The Art of Swapping
Freelance Submission Posted 8/19 by Bill Smathers, Special to Footballguys.com
A discussion of fantasy football strategy will be way down the list
if you Google 'The Art of Swapping'. And, while there appear to be reams
of interesting information on the topic of swapping, there is precious little
discussion around the impact swapping has on a successful fantasy football campaign.
So, as a public service to all those frustrated swappers out there, I offer
the following guide on how best to approach this critical element of your fantasy
An eroding skill
More and more, trading in fantasy football is being eliminated from the rule
book. Most high dollar leagues disallow trading. Why? Because the higher the
stakes, the more competitive are the participants. Even the fairest of trades
can become controversial and divisive. I've seen the meekest personalities strike
down with great vengeance and furious anger, those who are perceived to be skewing
the balance of power through an inappropriate trade. Many commissioners prefer
to just bypass the whole mess and disallow trades entirely.
But, what fun is that? This is America, and here we are taught to advance by
climbing over the corpses of our competitors. So, if persuasion is something
you are good at, then you absolutely need to seek out those opportunities where
you can leverage your talent. A well executed trade is something to be embraced,
not demonized and outlawed. How boring would the NFL be if trading was disallowed
because it might upset some of the owners? How could we ridicule and deride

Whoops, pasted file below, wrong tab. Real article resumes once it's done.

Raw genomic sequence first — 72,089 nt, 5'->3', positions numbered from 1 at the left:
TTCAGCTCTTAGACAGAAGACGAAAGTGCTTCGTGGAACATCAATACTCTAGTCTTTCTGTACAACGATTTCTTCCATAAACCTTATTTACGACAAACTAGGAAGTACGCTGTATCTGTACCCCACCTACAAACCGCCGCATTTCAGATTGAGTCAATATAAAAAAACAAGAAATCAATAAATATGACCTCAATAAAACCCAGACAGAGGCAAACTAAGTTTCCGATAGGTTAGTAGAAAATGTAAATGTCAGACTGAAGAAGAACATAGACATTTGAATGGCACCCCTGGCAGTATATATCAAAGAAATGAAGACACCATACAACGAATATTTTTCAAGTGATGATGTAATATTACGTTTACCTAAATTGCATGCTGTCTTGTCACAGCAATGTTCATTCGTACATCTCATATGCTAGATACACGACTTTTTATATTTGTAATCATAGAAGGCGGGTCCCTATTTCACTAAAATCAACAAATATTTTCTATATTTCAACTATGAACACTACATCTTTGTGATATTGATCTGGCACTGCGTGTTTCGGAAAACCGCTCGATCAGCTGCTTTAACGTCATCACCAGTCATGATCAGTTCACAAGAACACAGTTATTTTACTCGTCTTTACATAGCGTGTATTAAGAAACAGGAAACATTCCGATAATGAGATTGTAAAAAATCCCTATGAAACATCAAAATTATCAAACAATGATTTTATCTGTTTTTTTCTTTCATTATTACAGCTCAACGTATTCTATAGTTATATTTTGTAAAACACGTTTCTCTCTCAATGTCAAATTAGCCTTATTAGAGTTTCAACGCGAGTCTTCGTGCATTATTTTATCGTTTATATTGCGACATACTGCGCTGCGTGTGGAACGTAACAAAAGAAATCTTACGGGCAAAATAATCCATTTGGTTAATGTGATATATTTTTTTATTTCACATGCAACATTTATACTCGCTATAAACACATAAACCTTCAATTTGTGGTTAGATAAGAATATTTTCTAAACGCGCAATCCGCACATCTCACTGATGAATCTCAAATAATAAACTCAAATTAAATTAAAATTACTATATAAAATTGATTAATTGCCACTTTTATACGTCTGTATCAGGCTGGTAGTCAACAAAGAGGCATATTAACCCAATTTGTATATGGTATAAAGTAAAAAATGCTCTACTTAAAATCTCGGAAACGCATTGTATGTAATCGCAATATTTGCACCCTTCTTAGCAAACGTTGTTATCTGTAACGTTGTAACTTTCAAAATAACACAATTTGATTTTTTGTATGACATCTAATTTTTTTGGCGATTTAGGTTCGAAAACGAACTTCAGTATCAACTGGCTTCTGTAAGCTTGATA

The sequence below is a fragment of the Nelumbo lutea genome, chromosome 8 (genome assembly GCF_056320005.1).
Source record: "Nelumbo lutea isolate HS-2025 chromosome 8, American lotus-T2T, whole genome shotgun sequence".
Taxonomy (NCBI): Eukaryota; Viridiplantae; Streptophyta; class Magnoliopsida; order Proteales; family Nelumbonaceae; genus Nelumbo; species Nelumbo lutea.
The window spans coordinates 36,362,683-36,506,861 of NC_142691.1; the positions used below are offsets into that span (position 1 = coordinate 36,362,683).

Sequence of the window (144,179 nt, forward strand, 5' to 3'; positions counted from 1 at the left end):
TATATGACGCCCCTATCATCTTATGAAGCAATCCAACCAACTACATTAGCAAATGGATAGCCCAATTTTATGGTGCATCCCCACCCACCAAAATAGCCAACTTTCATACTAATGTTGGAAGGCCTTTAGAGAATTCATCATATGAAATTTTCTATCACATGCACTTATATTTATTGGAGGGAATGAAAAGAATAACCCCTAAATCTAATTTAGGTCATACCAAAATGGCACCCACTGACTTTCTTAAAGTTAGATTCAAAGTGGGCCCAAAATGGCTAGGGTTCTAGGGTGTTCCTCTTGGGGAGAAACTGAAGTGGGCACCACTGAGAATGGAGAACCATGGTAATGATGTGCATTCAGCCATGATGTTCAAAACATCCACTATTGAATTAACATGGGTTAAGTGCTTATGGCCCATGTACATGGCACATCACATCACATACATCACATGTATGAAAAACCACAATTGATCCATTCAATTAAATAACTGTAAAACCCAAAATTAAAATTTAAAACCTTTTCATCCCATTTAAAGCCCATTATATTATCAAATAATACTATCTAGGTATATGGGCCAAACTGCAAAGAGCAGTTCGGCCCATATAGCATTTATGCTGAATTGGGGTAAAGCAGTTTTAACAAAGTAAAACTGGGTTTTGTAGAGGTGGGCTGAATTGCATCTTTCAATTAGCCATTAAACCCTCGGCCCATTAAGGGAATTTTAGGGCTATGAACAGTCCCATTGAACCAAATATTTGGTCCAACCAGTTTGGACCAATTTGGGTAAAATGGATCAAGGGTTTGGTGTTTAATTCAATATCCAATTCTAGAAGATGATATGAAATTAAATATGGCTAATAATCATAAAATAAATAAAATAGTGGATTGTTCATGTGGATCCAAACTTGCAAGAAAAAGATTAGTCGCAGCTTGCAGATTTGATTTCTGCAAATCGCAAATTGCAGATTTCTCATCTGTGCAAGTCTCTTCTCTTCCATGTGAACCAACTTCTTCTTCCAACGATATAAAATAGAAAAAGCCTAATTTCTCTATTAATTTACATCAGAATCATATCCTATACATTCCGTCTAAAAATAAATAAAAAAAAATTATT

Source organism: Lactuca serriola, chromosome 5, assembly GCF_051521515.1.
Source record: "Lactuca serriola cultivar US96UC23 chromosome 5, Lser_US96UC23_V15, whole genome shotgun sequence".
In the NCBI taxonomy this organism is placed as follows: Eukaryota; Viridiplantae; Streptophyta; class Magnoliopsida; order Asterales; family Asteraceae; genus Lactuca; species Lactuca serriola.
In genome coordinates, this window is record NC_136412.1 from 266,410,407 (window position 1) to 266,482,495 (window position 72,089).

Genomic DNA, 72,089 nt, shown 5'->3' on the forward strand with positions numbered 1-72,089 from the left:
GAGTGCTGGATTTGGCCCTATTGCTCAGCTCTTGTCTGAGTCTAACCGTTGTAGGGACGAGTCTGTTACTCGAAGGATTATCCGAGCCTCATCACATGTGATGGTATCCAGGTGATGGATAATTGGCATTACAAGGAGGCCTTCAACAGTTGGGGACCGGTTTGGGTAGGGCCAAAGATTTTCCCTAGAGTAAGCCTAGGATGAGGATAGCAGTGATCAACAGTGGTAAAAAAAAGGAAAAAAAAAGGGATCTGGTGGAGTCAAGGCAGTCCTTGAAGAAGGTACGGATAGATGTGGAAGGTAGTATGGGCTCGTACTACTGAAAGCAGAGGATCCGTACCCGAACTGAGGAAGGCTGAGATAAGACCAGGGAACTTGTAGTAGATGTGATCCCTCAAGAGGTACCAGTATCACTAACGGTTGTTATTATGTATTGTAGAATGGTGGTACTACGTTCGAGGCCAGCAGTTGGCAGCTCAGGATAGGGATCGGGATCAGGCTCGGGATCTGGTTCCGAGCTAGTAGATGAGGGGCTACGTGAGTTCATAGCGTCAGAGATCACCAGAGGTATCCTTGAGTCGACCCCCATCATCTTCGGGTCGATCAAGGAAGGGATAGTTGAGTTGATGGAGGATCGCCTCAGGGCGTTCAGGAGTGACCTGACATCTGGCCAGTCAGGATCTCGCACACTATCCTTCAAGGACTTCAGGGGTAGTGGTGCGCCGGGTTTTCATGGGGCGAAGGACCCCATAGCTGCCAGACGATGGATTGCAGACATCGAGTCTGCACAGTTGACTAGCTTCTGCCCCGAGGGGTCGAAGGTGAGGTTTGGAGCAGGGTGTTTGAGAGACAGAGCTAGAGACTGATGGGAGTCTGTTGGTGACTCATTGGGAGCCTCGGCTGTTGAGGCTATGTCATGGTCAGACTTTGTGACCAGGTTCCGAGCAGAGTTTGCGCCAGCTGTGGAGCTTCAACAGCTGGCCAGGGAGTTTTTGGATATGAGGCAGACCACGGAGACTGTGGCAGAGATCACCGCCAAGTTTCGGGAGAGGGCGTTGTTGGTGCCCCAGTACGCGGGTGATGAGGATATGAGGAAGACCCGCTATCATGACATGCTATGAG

Dan Snyder otherwise!
With that, I'll climb down off of my soap box, and delve into the finer points
of trading, and discuss how I think trades should be approached for maximum
Owners are almost always happy with their teams coming out of a draft. So,
it makes little sense to start trying to architect blockbuster trades immediately.
I make a point to engage in early dialogue with every owner in my league. I
want owners to feel comfortable around me, and I want to be very easy to talk
to. Without sounding too much like Dr. Phil, I think trades are frequently the
product of good relationships, and you have to make an effort to establish that.
This brings us to 'Trash Talk' which I believe is anathema to trading. We're
not trying to attract mates for propagation of the species (at least most of
us), so leave the chest thumping for the amateurs. If money is on the table,
then you should conduct yourself as a professional. You can not afford to alienate
anyone. A harsh comment may feel good at the time, but it also may eliminate
16-20 players that might have been instrumental in your stretch run to the playoffs.
On the flip side, if a handful of owners are flaming someone for slow drafting,
or questionable selections, I make a point to publicly weigh in with cutting
the guy some slack. Everything I do is designed to make every owner think of
me 'first' when he/she decides it's time to talk trade.
Team strengths and weaknesses
Sometimes I think owners don't even look at rosters when they are trying to
formulate trades. How many times have we been offered the exact opposite of
what we need? I'm getting killed at WR, and someone offers me their third best
RB for a WR. Hello! McFly!
Be smart. Look for an abundance of strength at one position to bolster weakness
at another position. And do this by finding the opposite scenario on another
squad. Now we have something to talk about. Assume the other owner is savvy,
and is not going to blindly participate in one sided trades. Don't be afraid
to go into detail with your logic and why you think the trade is a 'win / win'.
Responding to trade offers
By my way of thinking, there is no such thing as a bad trade offer. No matter
how laughable the offer might be, I consider it more desirable than isolation.
Why? Because it opens the door to dialogue, and it tells me something about
how the owner assesses talent. I do not ignore the offer, and I never express
indignant outrage. I'm courteous and appreciative of the offer. If it makes